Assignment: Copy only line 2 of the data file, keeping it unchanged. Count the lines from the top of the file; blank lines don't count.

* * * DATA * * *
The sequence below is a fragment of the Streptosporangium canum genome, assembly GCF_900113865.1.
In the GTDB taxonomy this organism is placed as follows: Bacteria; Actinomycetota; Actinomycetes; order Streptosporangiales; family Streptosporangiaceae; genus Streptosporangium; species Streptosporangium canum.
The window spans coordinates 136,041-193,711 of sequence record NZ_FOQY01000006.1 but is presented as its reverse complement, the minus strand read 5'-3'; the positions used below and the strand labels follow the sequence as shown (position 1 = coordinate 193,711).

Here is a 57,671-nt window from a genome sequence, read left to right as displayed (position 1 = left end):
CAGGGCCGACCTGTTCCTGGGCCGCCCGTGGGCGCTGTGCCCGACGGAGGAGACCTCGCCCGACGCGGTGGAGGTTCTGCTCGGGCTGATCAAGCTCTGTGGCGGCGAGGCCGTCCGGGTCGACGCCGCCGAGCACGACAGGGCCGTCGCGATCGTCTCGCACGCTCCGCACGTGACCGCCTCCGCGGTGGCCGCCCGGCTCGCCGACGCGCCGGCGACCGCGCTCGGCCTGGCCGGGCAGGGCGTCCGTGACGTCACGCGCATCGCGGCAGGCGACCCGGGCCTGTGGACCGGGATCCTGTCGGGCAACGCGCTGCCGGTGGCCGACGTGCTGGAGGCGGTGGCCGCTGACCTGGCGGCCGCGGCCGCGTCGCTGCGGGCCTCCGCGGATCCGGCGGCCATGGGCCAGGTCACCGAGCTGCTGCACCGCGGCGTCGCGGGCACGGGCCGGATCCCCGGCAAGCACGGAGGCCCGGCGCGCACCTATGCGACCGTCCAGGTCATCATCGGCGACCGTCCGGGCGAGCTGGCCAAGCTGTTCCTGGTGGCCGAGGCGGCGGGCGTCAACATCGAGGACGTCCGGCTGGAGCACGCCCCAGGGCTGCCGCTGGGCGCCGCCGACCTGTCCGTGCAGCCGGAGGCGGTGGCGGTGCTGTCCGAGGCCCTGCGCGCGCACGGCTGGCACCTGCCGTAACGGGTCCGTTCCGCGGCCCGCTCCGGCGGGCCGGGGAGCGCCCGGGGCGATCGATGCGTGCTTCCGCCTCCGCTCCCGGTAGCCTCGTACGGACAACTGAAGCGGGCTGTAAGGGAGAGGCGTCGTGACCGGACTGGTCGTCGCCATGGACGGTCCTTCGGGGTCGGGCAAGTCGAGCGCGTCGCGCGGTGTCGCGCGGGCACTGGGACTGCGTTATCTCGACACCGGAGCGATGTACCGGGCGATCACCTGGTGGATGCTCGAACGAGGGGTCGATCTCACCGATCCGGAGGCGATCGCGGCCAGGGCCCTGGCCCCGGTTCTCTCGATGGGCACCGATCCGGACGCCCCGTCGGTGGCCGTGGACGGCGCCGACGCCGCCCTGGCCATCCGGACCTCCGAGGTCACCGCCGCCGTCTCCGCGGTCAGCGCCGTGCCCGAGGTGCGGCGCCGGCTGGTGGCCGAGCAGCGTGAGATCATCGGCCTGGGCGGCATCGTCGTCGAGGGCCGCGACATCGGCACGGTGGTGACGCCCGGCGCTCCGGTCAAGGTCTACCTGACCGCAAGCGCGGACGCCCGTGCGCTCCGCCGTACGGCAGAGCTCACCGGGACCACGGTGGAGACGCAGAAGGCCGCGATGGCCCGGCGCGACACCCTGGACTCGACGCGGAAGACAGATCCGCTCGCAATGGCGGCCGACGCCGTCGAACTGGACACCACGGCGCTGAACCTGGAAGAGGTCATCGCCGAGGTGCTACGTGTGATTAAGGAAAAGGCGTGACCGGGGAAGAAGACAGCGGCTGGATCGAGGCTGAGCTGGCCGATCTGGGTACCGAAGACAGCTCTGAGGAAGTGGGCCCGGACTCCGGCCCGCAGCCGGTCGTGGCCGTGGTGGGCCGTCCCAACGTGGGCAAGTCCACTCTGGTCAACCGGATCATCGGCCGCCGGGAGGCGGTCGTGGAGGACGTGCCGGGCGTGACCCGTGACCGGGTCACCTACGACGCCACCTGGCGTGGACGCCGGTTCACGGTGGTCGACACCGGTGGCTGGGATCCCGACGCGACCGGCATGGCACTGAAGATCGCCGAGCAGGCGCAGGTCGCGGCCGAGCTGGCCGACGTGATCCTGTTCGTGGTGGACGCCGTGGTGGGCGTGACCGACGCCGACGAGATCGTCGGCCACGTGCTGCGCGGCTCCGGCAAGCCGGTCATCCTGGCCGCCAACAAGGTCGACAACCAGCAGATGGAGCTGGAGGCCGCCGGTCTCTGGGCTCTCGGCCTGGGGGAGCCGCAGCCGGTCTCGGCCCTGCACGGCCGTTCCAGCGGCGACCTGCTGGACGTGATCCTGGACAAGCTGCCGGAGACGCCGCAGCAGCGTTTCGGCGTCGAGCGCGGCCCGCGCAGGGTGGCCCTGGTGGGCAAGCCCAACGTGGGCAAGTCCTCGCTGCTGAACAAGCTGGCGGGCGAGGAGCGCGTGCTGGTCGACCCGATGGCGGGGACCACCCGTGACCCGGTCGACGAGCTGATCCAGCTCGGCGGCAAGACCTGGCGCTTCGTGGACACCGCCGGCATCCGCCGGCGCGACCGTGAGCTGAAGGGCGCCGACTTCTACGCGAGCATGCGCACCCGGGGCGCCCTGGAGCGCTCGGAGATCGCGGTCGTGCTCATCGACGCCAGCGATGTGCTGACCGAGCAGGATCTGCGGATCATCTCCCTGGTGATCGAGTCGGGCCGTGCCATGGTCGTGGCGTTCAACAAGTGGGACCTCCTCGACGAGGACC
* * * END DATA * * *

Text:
In the GTDB taxonomy this organism is placed as follows: Bacteria; Actinomycetota; Actinomycetes; order Streptosporangiales; family Streptosporangiaceae; genus Streptosporangium; species Streptosporangium canum.